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News Article

ALCE Moving Forward

By Sofía Hanna | Wed, 11/18/2020 - 12:11

Yesterday, Minister of Foreign Relations Marcelo Ebrard announced that the Latin America and Caribbean Space Agency (ALCE) is moving forward, with new participants joining its ranks. On Oct. 9, the Argentinian Cancellar Felipe Carlos Solá, together with Ebrard, signed a collaboration intent to develop ALCE, which would be the first step towards sharing knowledge and strength in space technology, according to a previous MBN report.

"If Latin America and the Caribbean do not participate in what is known as the space race, it is likely that we are going to have more and more disadvantages in scientific and technological matters. Which is also seen as an inability to solve the problems we have in terms of social welfare and other issues," said Ebrard during a virtual meeting, as reported by El Economista.

During this meeting, it was also stated that although the project started with Mexico and Argentina, Bolivia, El Salvador, Ecuador and Paraguay have now agreed to participate. Peru and Colombia joined in, but as observers, according to Forbes. A previous MBN article reports that both Mexico and Argentina had been highly active in developing alliances with national and international institutions, which is of high importance to develop ALCE. "No country in Latin America has enough resources to be part of the space race on its own," said Ebrard.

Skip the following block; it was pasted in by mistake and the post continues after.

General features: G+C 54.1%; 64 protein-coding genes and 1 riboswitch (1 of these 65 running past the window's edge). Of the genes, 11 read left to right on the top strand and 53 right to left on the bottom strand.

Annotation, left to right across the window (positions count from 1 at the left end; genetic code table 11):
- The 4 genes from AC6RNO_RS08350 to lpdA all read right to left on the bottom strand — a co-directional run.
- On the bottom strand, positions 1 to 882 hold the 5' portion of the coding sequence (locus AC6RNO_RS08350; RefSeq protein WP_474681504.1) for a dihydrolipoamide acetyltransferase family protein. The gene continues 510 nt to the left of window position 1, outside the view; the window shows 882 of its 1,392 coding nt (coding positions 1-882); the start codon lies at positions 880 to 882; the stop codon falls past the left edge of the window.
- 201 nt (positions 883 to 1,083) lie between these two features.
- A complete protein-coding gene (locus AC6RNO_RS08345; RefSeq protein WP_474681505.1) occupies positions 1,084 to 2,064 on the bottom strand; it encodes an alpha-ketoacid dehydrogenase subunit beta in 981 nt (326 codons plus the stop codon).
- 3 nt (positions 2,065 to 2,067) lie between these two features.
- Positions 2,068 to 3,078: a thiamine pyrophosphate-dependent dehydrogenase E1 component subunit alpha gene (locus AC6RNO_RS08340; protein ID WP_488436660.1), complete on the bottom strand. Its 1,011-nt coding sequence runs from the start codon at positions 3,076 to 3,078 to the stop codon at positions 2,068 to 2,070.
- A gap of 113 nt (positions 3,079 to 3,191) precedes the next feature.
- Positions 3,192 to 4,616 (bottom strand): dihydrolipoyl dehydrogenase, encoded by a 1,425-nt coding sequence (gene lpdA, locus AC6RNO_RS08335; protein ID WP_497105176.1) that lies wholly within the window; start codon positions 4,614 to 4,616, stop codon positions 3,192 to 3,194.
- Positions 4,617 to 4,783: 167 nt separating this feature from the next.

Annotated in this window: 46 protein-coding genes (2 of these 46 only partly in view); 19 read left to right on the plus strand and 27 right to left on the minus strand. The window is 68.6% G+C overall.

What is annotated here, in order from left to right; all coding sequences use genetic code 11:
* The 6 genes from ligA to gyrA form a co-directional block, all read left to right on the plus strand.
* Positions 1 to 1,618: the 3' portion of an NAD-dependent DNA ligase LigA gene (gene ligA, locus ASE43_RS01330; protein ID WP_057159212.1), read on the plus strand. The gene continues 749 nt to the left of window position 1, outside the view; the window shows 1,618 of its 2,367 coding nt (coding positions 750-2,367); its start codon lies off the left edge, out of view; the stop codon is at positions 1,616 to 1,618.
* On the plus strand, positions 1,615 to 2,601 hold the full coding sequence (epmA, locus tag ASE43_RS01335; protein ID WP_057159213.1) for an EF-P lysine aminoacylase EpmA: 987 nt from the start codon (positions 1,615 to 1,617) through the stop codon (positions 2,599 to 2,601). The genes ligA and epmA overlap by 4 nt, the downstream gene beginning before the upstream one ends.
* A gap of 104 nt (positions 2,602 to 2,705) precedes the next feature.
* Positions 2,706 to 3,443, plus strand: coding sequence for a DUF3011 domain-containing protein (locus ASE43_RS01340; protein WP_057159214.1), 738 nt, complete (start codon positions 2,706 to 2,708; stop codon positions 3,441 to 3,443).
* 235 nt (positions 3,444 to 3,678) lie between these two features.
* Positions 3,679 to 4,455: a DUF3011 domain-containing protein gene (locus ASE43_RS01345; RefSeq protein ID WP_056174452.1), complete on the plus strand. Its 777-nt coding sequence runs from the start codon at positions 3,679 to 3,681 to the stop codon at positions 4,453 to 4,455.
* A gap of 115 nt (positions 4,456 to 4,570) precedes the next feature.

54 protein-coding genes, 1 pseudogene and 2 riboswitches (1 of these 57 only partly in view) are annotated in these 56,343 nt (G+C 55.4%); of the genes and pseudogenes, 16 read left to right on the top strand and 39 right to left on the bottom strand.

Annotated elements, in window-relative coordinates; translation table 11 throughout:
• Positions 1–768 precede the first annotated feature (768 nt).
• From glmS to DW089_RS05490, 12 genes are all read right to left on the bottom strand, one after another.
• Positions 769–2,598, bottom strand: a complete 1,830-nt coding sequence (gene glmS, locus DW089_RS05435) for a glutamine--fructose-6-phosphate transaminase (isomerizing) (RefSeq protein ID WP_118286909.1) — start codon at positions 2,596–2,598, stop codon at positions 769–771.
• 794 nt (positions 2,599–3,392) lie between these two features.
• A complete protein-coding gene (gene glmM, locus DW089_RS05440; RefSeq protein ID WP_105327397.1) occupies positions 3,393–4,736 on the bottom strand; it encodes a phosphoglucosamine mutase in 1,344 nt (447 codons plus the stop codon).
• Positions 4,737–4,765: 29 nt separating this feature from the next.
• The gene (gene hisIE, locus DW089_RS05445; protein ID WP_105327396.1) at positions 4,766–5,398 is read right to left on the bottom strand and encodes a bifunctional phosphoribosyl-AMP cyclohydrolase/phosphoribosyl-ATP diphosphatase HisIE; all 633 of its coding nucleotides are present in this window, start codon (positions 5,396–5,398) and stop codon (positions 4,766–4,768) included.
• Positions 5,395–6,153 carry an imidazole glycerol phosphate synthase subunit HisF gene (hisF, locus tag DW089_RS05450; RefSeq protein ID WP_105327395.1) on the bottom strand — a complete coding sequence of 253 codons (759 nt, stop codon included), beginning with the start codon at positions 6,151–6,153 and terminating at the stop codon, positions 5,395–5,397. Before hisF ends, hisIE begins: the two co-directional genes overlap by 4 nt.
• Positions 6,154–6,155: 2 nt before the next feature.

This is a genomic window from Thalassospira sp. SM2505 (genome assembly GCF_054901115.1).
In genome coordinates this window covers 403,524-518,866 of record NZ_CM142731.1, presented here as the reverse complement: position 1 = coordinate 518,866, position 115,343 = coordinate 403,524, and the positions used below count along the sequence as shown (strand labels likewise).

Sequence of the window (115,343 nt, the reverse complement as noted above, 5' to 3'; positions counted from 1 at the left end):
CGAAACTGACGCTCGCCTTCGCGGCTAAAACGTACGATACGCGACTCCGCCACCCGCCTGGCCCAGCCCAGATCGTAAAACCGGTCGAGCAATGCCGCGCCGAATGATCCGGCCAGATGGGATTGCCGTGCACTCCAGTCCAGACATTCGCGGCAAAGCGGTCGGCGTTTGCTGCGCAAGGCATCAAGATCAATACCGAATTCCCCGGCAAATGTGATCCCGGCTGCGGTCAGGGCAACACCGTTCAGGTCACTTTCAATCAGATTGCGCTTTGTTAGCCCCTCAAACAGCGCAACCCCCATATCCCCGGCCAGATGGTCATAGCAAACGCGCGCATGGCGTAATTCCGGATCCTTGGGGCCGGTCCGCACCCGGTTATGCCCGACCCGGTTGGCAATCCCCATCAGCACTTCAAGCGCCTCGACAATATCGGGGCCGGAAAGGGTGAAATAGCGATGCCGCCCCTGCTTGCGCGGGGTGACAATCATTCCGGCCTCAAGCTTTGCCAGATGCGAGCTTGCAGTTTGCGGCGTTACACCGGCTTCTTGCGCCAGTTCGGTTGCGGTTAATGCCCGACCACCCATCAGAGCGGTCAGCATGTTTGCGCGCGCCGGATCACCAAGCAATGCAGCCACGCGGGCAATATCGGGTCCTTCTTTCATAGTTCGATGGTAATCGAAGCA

ALCE is a big step toward building an adequate aerospace infrastructure. The first actions planned are to build satellites, develop earth stations and terminal equipment and share the built infrastructure among member parties, reported by El Financiero. Solá and Ebrard also highlighted this will promote collaboration in the region, as well as economic development, reported MBN. ALCE hopes to encourage new projects and talent in Latin America and the Caribbean, while strengthening transport infrastructure and promoting environmental protection, according to Forbes.

MBN also reported on Mexico’s participation in the first LATAM space mission as part of the LATCOSMOS-C program that seeks to encourage Latin American talent to be part of manned missions. ALCE, however, will create more opportunities, technology and collaboration among Latin American countries once it starts operating in 2021, according to Ebrard.

The data used in this article was sourced from:  
MBN, Forbes, El Economista
Photo by:   NASA-Imagery, Pixabay
Sofía Hanna Sofía Hanna Junior Journalist and Industry Analyst